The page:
A squishy speaker | Science News for Students

A squishy speaker

A stretchy, gooey gadget uses simple materials to conduct electricity and amplify sound
Sep 24, 2013 — 11:44 am EST

Scientists have built a see-through, elastic loudspeaker, shown here connected to a device playing a YouTube video. Courtesy of Christoph Keplinger and Jeong-Yun Sun

This is not your typical loudspeaker. Researchers have unveiled a see-through speaker that conducts electricity, is elastic like skin and vibrates like Jell-O. The new device may one day show up in sound systems: Its designers imagine draping it like a transparent skin on the screen of an iPod to eliminate the need for speakers. Engineers may even use it to build soft robots or artificial muscles that can stretch alongside living tissue.

Scientists at Harvard University in Cambridge, Mass., built the new device from simple ingredients: rubber sandwiched between layers of a salty gel.

“The materials they use are familiar to everyone,” observes Muhammad Alam. This electrical engineer works at Purdue University in West Lafayette, Ind. Alam, who did not work on the new technology, told Science News that the inventors’ real innovation is how they put the materials together.

This is hardly the first attempt to build transparent electronics. But many of the earlier approaches used brittle materials like wires to carry an electric current. And the most see-through of those earlier versions let only about 95 percent of the incoming light pass through. The new device lacks wires, lets all of the light shine through it and should be remarkably inexpensive to produce.

The movement of charged subatomic particles, called electrons, creates the current known as electricity. In most electrical devices, these electrons race along metal wires. But the Harvard scientists wanted to avoid wires as much as possible. So they let saltwater substitute for the wires and electrons.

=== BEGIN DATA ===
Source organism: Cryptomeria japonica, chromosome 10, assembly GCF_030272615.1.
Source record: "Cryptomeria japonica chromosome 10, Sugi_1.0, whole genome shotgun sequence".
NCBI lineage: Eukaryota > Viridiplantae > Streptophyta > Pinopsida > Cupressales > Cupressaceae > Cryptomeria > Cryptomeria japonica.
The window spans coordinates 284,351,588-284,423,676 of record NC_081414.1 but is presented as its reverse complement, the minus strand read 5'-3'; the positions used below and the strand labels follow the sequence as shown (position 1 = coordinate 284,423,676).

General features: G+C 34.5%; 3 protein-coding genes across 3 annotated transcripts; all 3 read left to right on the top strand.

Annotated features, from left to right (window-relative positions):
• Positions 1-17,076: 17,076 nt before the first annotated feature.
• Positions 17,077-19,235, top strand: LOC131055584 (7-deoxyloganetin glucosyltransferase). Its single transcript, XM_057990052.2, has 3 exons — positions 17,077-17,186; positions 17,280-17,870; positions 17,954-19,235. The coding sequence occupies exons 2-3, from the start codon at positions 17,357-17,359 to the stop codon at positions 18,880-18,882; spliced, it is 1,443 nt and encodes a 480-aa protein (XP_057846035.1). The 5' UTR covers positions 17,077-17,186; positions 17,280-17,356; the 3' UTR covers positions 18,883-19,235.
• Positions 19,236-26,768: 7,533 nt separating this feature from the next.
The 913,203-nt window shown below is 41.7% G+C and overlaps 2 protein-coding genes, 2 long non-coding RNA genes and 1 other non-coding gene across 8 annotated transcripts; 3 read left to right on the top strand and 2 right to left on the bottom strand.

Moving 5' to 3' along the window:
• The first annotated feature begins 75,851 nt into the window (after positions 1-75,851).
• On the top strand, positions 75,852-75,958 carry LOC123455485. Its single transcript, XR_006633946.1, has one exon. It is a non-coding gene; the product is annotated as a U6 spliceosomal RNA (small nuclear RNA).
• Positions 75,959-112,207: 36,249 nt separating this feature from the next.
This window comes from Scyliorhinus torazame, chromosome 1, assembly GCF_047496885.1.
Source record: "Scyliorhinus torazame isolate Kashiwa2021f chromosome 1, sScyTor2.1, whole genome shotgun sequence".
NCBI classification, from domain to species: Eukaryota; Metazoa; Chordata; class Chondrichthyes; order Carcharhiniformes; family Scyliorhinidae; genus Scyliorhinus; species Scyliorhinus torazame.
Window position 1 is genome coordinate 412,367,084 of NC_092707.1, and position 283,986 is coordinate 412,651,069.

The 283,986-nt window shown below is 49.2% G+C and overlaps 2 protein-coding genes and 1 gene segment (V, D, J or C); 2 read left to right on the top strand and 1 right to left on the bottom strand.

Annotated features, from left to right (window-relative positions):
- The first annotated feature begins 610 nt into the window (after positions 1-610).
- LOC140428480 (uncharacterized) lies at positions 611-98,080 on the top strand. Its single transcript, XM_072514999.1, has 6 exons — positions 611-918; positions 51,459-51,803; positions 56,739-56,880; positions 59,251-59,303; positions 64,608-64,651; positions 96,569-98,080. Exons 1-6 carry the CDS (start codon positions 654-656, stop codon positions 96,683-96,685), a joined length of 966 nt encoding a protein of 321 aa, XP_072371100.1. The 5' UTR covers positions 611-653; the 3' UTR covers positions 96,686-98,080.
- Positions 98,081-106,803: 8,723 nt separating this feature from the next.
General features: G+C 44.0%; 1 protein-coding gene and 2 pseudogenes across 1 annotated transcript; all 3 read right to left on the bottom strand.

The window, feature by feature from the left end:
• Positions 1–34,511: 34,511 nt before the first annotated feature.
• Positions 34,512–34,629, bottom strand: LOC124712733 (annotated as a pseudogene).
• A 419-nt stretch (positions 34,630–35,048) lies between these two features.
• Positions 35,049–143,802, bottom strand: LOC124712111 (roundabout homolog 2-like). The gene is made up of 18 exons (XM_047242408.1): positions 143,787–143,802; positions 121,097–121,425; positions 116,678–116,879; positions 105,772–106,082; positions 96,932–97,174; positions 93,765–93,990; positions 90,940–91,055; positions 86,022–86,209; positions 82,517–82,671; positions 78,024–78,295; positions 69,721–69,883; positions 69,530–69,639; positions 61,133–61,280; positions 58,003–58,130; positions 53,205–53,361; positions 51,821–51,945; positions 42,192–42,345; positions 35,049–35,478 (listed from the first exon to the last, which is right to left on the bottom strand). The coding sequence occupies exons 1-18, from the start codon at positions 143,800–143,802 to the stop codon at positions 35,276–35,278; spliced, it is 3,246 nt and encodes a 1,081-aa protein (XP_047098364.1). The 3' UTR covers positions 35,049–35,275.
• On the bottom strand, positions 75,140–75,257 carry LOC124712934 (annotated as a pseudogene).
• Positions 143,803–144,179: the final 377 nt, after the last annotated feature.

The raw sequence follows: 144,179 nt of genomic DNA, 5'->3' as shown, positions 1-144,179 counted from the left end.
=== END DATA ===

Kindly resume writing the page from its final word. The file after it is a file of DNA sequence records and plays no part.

In their new system, a clear rubber pancake separates two layers of gel. Rubber is an insulator, which means electric charges can’t pass through it. That’s not true of the gels, which are made from saltwater. Salt contains ions, which are positively and negatively charged molecular fragments. Those ions float in the gel like free charges.

Until, that is, the scientists use those salty gels to complete an electrical circuit. They immersed a tiny wire in each gel and then applied a voltage. Voltage is an electric field that can cause an electric charge, like ions, to move. The positive ions lined up on one side of the rubber. The negative ions lined up on the other.

“Instead of electrons traveling though metal wires, now you have ions traveling through solution,” Christoph Keplinger told Science News. He’s a Harvard materials scientist who helped design the new device.

Because opposite charges attract, the positive and negative ions squeeze the rubber. This squeezing shrinks the rubber. When the voltage is turned off, it expands again. With a flip of a switch, the scientists can make the rubber layer shrink and expand repeatedly. The resulting vibration creates sound — just as in a regular loudspeaker.

Keplinger and his coworkers are now fine-tuning the gels in their system. And other researchers, excited by the technology, are looking for more ways to use it. For instance, consider putting the new device in the heel of a shoe, says materials scientist Yang Yang at the University of California, Los Angeles. As walking alternately compresses and releases the device, the wearer might be able to generate electricity. And that, he told Science News “might be fun.”

Power Words

current A flow of electricity which results from the ordered directional movement of electrically charged particles.

electron A negatively charged particle.

electronics Devices that are powered by electricity but whose properties are controlled by the semiconductors or other circuitry that channel or gate the movement of electric charges.

engineering The field of research that uses math and science to solve practical problems.

ion An atom or molecule with an electric charge due to the loss or gain of one or more electrons.

materials scientist A scientist who studies how the atomic and molecular structure of a material is related to its overall properties. Materials scientists can design new materials or analyze existing ones. Their analyses of a material’s overall properties (such as density, strength and melting point) can help engineers and other researchers select materials that are best suited to a particular use.

Further Reading

M. Rosen. “Stretchy, see-through material conducts electricity.Science News. Aug. 20, 2013.

S. Ornes. “Electronic skin.Science News for Kids. Jan. 18, 2012.